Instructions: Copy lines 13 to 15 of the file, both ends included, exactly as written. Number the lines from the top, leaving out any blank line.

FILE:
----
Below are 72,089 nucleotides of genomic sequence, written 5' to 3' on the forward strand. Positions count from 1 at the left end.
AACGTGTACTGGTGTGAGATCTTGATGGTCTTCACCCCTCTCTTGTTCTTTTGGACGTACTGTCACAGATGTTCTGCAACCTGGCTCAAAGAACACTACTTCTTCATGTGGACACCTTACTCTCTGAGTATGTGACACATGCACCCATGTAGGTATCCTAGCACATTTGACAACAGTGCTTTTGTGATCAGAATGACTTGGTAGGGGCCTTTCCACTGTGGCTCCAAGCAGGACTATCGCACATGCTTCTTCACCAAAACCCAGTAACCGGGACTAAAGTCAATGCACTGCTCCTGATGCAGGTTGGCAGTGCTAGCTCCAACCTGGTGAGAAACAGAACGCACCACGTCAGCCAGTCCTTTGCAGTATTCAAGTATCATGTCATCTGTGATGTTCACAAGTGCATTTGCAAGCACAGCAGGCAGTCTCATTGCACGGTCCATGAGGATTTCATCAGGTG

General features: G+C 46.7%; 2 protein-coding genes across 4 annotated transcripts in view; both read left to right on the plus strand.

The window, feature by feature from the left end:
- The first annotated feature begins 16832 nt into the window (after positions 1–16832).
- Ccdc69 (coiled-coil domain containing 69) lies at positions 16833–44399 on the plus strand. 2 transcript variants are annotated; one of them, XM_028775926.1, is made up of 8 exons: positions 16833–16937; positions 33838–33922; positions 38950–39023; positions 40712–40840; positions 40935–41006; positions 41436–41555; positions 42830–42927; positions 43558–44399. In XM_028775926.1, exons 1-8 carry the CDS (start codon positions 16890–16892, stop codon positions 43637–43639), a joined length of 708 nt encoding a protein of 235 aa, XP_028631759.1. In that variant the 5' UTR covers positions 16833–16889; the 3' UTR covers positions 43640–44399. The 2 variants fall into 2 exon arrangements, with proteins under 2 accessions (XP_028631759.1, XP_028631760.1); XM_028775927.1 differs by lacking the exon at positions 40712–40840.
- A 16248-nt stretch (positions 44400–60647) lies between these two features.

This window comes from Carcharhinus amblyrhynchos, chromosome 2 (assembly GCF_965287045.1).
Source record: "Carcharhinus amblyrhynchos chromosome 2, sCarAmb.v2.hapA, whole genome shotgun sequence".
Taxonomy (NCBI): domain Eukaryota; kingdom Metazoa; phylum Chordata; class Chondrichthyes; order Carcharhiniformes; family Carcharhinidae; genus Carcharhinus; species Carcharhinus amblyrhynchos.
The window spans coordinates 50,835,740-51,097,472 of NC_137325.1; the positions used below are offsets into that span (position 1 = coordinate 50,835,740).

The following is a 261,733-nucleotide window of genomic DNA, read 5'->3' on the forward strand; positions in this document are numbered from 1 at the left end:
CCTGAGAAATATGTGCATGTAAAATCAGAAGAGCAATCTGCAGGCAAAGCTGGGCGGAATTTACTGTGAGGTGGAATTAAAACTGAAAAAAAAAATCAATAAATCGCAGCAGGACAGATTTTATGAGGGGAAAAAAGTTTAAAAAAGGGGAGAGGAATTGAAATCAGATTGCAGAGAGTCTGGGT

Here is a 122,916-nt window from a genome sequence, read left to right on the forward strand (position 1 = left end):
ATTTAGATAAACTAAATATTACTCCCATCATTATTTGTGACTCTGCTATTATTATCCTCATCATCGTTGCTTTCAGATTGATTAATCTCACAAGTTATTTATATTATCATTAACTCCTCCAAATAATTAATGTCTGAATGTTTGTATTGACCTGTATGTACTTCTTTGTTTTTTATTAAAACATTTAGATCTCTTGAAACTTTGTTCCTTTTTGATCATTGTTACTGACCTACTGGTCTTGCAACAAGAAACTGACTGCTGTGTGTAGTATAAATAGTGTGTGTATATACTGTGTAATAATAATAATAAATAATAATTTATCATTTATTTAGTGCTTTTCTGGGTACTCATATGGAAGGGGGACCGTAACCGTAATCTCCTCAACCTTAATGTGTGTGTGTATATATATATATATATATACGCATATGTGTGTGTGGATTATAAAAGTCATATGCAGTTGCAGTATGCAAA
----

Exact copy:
CCTGAGAAATATGTGCATGTAAAATCAGAAGAGCAATCTGCAGGCAAAGCTGGGCGGAATTTACTGTGAGGTGGAATTAAAACTGAAAAAAAAAATCAATAAATCGCAGCAGGACAGATTTTATGAGGGGAAAAAAGTTTAAAAAAGGGGAGAGGAATTGAAATCAGATTGCAGAGAGTCTGGGT

Here is a 122,916-nt window from a genome sequence, read left to right on the forward strand (position 1 = left end):
ATTTAGATAAACTAAATATTACTCCCATCATTATTTGTGACTCTGCTATTATTATCCTCATCATCGTTGCTTTCAGATTGATTAATCTCACAAGTTATTTATATTATCATTAACTCCTCCAAATAATTAATGTCTGAATGTTTGTATTGACCTGTATGTACTTCTTTGTTTTTTATTAAAACATTTAGATCTCTTGAAACTTTGTTCCTTTTTGATCATTGTTACTGACCTACTGGTCTTGCAACAAGAAACTGACTGCTGTGTGTAGTATAAATAGTGTGTGTATATACTGTGTAATAATAATAATAAATAATAATTTATCATTTATTTAGTGCTTTTCTGGGTACTCATATGGAAGGGGGACCGTAACCGTAATCTCCTCAACCTTAATGTGTGTGTGTATATATATATATATATATACGCATATGTGTGTGTGGATTATAAAAGTCATATGCAGTTGCAGTATGCAAA